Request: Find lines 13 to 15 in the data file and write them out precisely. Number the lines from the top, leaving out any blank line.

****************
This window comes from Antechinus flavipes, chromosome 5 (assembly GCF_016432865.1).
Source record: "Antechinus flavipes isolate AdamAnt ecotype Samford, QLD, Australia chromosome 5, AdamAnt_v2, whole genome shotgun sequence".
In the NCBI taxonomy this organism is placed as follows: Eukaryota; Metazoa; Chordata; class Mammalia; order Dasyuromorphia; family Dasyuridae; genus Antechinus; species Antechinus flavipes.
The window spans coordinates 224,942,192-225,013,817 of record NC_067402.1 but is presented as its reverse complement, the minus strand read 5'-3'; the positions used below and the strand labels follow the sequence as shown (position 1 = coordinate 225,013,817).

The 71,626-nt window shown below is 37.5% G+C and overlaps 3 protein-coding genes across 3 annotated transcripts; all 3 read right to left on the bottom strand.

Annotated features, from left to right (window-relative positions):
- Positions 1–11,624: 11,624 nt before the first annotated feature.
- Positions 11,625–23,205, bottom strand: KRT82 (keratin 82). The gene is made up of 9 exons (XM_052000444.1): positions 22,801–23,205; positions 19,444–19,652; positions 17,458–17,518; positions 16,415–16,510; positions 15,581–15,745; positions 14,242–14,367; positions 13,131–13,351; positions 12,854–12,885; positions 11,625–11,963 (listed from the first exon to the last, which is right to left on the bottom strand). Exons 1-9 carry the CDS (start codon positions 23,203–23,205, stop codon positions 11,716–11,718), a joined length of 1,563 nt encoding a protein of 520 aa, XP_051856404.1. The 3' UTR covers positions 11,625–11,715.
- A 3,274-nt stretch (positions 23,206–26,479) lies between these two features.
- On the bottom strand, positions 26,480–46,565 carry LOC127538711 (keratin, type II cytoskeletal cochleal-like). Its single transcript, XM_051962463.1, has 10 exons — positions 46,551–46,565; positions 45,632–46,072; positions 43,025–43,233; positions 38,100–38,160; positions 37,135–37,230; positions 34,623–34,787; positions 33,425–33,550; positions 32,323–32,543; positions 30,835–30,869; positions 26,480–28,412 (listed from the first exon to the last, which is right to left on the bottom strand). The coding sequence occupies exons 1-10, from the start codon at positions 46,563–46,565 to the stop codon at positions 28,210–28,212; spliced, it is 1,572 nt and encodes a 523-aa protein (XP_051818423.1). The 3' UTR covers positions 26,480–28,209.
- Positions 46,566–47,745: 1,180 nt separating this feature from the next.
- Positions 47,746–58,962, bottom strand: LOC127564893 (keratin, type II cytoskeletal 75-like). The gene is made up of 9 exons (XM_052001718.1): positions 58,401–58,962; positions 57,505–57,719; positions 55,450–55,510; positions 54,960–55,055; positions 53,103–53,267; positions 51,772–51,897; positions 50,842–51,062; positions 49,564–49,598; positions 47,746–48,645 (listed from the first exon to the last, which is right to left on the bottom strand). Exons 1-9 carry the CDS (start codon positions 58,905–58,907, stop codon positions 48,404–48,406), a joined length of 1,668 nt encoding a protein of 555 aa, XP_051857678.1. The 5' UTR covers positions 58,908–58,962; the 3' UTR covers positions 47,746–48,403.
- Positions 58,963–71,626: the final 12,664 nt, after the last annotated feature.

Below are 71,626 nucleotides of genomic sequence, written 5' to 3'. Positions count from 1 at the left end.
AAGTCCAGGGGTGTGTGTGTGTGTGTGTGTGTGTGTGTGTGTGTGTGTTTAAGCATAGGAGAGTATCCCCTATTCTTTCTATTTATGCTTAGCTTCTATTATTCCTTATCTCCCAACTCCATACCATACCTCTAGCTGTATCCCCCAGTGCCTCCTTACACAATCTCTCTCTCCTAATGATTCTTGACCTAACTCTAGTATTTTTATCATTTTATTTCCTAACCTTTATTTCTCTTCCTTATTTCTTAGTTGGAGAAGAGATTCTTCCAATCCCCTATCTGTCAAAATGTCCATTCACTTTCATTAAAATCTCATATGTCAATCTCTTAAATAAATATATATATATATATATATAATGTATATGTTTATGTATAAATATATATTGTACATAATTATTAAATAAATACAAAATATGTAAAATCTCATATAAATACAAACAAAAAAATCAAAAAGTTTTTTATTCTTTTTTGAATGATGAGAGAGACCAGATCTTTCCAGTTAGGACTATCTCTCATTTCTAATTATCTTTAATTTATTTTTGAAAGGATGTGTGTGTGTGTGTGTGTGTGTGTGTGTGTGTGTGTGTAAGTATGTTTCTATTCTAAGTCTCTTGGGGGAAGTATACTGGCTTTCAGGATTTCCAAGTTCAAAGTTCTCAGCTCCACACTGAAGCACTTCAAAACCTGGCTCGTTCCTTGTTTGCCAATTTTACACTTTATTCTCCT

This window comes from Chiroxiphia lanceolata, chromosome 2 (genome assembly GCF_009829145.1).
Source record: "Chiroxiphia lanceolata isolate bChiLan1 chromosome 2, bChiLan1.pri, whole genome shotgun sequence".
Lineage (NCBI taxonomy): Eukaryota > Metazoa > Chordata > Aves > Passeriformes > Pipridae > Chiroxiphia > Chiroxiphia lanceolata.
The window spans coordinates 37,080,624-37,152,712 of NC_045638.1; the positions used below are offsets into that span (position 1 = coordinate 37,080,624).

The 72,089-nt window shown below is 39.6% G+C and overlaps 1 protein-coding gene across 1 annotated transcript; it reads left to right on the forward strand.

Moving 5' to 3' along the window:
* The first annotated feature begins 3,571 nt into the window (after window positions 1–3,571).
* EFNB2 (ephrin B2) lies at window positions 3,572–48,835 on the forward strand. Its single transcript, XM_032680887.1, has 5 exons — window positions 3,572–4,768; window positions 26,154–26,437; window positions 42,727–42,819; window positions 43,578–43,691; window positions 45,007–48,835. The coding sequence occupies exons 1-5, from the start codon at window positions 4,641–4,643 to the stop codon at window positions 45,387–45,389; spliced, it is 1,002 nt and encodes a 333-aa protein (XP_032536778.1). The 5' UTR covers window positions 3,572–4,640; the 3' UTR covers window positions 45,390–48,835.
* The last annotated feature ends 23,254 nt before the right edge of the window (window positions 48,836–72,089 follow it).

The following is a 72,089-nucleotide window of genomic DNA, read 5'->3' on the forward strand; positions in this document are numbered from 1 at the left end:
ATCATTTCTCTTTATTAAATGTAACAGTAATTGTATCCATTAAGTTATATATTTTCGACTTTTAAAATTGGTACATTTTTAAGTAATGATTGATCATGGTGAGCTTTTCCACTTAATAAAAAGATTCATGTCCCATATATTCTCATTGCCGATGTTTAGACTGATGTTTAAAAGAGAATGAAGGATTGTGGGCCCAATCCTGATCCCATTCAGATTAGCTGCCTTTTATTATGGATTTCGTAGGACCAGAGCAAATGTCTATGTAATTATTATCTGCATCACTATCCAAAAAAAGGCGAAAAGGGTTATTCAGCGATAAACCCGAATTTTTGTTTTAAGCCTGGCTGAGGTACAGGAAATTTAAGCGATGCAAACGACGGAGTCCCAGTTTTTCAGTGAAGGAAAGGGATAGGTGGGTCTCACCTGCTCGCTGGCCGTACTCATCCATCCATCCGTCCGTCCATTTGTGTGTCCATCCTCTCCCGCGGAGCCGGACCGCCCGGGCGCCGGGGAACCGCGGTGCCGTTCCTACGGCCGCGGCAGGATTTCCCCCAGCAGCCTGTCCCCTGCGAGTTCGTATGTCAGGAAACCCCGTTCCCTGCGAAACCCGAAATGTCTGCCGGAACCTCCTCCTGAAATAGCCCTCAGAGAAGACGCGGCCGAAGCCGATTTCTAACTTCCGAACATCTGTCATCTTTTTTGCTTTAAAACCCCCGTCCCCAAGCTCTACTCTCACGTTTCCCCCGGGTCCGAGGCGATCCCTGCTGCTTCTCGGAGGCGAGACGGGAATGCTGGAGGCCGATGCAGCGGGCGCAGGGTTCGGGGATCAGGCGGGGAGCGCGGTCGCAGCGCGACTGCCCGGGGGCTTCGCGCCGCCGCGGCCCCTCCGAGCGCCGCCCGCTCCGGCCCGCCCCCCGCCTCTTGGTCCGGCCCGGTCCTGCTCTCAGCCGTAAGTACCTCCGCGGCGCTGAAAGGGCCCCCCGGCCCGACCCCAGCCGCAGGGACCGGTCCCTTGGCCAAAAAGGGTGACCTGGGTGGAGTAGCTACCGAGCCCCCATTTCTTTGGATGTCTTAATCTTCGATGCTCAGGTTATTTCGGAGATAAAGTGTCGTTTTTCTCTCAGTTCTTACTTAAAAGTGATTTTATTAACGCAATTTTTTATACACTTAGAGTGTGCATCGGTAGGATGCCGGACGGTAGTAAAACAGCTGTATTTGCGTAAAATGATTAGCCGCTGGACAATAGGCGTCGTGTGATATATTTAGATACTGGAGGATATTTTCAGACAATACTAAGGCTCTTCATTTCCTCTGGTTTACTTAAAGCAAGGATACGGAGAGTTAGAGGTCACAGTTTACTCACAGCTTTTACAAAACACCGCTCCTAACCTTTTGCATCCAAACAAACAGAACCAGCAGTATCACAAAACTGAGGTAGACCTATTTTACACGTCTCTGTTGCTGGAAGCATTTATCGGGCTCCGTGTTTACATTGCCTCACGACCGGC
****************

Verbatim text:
- Positions 58,963–71,626: the final 12,664 nt, after the last annotated feature.

Below are 71,626 nucleotides of genomic sequence, written 5' to 3'. Positions count from 1 at the left end.
AAGTCCAGGGGTGTGTGTGTGTGTGTGTGTGTGTGTGTGTGTGTGTGTTTAAGCATAGGAGAGTATCCCCTATTCTTTCTATTTATGCTTAGCTTCTATTATTCCTTATCTCCCAACTCCATACCATACCTCTAGCTGTATCCCCCAGTGCCTCCTTACACAATCTCTCTCTCCTAATGATTCTTGACCTAACTCTAGTATTTTTATCATTTTATTTCCTAACCTTTATTTCTCTTCCTTATTTCTTAGTTGGAGAAGAGATTCTTCCAATCCCCTATCTGTCAAAATGTCCATTCACTTTCATTAAAATCTCATATGTCAATCTCTTAAATAAATATATATATATATATATATAATGTATATGTTTATGTATAAATATATATTGTACATAATTATTAAATAAATACAAAATATGTAAAATCTCATATAAATACAAACAAAAAAATCAAAAAGTTTTTTATTCTTTTTTGAATGATGAGAGAGACCAGATCTTTCCAGTTAGGACTATCTCTCATTTCTAATTATCTTTAATTTATTTTTGAAAGGATGTGTGTGTGTGTGTGTGTGTGTGTGTGTGTGTGTGTGTAAGTATGTTTCTATTCTAAGTCTCTTGGGGGAAGTATACTGGCTTTCAGGATTTCCAAGTTCAAAGTTCTCAGCTCCACACTGAAGCACTTCAAAACCTGGCTCGTTCCTTGTTTGCCAATTTTACACTTTATTCTCCT